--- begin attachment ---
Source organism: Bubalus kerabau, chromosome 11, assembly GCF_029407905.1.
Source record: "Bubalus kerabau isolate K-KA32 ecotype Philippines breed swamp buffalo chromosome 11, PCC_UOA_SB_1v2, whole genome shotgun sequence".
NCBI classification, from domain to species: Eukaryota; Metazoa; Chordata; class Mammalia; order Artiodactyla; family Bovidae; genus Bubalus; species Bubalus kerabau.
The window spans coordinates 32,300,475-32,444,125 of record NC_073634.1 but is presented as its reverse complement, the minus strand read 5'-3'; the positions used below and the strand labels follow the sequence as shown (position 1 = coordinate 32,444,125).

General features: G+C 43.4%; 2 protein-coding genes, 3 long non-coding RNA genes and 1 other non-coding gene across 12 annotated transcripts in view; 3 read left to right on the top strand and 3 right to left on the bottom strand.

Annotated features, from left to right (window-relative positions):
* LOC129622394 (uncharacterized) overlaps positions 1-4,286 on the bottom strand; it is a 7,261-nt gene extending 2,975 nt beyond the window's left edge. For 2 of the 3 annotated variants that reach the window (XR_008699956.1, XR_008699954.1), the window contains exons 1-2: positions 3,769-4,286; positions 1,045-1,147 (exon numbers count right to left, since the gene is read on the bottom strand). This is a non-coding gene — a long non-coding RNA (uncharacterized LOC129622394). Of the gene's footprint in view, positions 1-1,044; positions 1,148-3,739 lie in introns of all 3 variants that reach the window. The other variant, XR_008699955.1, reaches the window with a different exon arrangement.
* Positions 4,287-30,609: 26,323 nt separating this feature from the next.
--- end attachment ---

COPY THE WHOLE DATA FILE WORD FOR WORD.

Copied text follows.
Source organism: Bubalus kerabau, chromosome 11, assembly GCF_029407905.1.
Source record: "Bubalus kerabau isolate K-KA32 ecotype Philippines breed swamp buffalo chromosome 11, PCC_UOA_SB_1v2, whole genome shotgun sequence".
NCBI classification, from domain to species: Eukaryota; Metazoa; Chordata; class Mammalia; order Artiodactyla; family Bovidae; genus Bubalus; species Bubalus kerabau.
The window spans coordinates 32,300,475-32,444,125 of record NC_073634.1 but is presented as its reverse complement, the minus strand read 5'-3'; the positions used below and the strand labels follow the sequence as shown (position 1 = coordinate 32,444,125).

General features: G+C 43.4%; 2 protein-coding genes, 3 long non-coding RNA genes and 1 other non-coding gene across 12 annotated transcripts in view; 3 read left to right on the top strand and 3 right to left on the bottom strand.

Annotated features, from left to right (window-relative positions):
* LOC129622394 (uncharacterized) overlaps positions 1-4,286 on the bottom strand; it is a 7,261-nt gene extending 2,975 nt beyond the window's left edge. For 2 of the 3 annotated variants that reach the window (XR_008699956.1, XR_008699954.1), the window contains exons 1-2: positions 3,769-4,286; positions 1,045-1,147 (exon numbers count right to left, since the gene is read on the bottom strand). This is a non-coding gene — a long non-coding RNA (uncharacterized LOC129622394). Of the gene's footprint in view, positions 1-1,044; positions 1,148-3,739 lie in introns of all 3 variants that reach the window. The other variant, XR_008699955.1, reaches the window with a different exon arrangement.
* Positions 4,287-30,609: 26,323 nt separating this feature from the next.